A federal judge signaled Monday that she is extremely skeptical of Tennessee’s new law imposing onerous requirements and stiff penalties on voter registration drives.
U.S. District Judge Aleta Trauger’s harsh words for the law came in an opinion explaining why she was refusing to dismiss a lawsuit challenging the law.
“If Tennessee is concerned that voter registration drives are being done incompetently, it can engage in public education efforts without relying on a complex and punitive regulatory scheme,” she said.
Her skepticism suggests Tennessee has a rough road ahead of it when it comes to defending the law, which was passed by the state’s GOP’s legislature and signed by Gov. Bill Lee (R) earlier this year.
Republicans have claimed the new requirements and penalties were necessary after a black voter group turned in thousands of registration forms — some of them duplicates and others missing required information — before the midterm elections, allegedly overburdening election officials.
“No one in this case disputes that it is crucial to the functioning of our system of government that county election commissions have resources proportionate to the scale and importance of their responsibilities,” the judge said. “But restricting voter registration drives in order to try to preserve election commission resources is like poisoning the soil in order to have an easier harvest. There is no point in taking a step to preserve resources if, by doing so, one thoroughly compromises the reason that the resources were important in the first place.”
Under the new law, groups face thousands of dollars of fines and even prison time if they turn in a certain number of incomplete forms. The law also imposed new training requirements on the groups and mandated they include a disclaimer in their registration communications.
As the Washington Post reported earlier this year, there were indeed problems with the registration forms turned in during the midterms. However, the state’s GOP legislature did not do a formal investigation into what went wrong before rushing to pass the new penalties. Their failure to identify what problems the new restrictions were solving was a subtext of Trauger’s opinion Monday.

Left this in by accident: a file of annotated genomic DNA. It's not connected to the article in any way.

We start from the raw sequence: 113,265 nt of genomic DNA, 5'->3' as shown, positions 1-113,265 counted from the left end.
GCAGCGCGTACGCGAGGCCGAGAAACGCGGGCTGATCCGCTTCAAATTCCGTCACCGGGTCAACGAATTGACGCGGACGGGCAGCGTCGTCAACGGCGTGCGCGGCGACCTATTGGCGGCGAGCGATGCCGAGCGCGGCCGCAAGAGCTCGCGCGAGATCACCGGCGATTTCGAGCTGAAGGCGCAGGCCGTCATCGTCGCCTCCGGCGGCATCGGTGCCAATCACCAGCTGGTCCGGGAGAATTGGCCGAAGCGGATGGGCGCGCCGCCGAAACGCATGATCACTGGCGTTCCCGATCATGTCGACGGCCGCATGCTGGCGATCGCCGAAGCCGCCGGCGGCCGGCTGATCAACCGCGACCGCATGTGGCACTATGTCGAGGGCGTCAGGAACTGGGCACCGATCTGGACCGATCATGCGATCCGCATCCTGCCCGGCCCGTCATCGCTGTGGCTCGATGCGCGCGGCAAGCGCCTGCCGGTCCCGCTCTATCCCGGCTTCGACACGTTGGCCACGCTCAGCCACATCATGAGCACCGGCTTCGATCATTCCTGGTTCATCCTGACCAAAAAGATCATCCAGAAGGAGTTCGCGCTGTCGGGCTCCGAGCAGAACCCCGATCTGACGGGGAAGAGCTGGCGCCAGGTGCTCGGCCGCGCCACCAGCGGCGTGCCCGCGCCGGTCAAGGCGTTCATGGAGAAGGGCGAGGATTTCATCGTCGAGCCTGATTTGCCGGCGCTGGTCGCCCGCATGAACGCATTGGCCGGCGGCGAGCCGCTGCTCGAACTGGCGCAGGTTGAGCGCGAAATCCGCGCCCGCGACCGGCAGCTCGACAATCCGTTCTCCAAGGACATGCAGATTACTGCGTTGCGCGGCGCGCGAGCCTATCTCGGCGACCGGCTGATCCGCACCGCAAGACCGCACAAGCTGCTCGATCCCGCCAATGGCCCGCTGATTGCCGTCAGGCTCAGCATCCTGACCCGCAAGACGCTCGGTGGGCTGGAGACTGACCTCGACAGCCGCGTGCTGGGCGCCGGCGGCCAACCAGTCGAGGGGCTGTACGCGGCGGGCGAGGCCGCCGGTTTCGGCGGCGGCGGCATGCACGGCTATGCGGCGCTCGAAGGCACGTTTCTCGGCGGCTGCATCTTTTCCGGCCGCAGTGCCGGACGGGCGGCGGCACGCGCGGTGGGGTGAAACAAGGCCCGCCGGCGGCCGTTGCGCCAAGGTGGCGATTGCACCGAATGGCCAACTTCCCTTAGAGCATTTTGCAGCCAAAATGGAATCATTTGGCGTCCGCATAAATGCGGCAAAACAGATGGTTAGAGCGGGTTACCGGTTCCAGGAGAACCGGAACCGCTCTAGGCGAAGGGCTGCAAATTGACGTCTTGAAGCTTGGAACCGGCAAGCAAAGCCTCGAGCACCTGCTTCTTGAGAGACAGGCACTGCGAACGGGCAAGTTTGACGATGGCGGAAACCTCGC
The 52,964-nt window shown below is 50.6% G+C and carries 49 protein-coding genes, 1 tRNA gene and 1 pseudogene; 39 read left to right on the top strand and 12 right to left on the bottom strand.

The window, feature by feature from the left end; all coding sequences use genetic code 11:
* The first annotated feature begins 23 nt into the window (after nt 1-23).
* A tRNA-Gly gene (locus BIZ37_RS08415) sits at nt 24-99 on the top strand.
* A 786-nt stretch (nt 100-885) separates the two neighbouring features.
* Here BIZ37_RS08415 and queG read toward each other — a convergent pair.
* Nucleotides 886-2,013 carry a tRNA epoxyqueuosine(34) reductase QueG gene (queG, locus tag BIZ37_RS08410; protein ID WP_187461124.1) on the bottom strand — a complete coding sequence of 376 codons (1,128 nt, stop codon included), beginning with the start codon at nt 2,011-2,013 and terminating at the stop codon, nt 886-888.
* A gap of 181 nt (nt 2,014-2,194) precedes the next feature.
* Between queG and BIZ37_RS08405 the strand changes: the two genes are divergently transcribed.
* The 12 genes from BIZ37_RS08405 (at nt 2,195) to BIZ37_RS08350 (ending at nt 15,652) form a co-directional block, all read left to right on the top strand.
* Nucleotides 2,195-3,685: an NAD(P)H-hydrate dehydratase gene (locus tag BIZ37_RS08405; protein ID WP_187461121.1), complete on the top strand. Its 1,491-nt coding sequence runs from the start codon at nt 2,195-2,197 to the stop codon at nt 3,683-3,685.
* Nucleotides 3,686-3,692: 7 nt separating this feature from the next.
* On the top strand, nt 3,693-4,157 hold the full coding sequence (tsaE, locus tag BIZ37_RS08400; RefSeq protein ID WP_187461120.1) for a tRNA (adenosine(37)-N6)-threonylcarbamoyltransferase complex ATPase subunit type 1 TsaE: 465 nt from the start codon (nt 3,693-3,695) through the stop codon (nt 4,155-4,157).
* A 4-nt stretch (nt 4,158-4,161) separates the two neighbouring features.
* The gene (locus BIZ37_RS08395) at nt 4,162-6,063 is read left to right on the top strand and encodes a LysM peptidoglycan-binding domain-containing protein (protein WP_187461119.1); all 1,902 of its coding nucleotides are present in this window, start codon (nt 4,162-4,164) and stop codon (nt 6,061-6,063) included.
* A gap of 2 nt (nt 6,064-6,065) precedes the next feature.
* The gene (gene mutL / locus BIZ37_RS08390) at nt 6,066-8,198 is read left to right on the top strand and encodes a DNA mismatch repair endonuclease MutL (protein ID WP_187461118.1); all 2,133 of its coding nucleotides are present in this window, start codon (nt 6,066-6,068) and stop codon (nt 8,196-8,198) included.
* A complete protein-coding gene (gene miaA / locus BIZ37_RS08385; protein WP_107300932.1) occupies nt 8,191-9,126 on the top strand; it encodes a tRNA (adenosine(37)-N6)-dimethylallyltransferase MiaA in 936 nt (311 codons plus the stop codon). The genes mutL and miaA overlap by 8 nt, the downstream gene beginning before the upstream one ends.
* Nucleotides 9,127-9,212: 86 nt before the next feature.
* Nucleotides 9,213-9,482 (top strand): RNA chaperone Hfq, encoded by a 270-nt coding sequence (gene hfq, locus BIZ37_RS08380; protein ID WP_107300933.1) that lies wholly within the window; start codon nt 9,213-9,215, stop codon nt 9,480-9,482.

“[T]here is, on the current record, no basis for requiring that registration workers and volunteers receive mandatory government training prior to assisting with voter registration,” Trauger wrote. “At least at this stage, there is no reason to believe that private training has been inadequate or that voter registration organizations would refuse to use training resources made available to them unless forced.”
The state in asking her to dismiss the lawsuit had argued she lacked jurisdiction to hear the case and that the challengers failed to state a claim. In her decision Monday, the judge refused to dismiss any of the challengers claims.
Trauger said that the way the penalties for incomplete forms are structured “falls hardest not on bad actors but on organizations with the most ambitious and inclusive voter registration efforts.”
The law’s justification for the disclaimer is “even more difficult to discern”she said
“Voter registration drives are a perfectly legitimate component of the voter registration system, under Tennessee law and under the Constitution,” she said “A disclaimer that could be read to suggest otherwise would be a substantial burden without a corresponding benefit.”
Read the opinion below:
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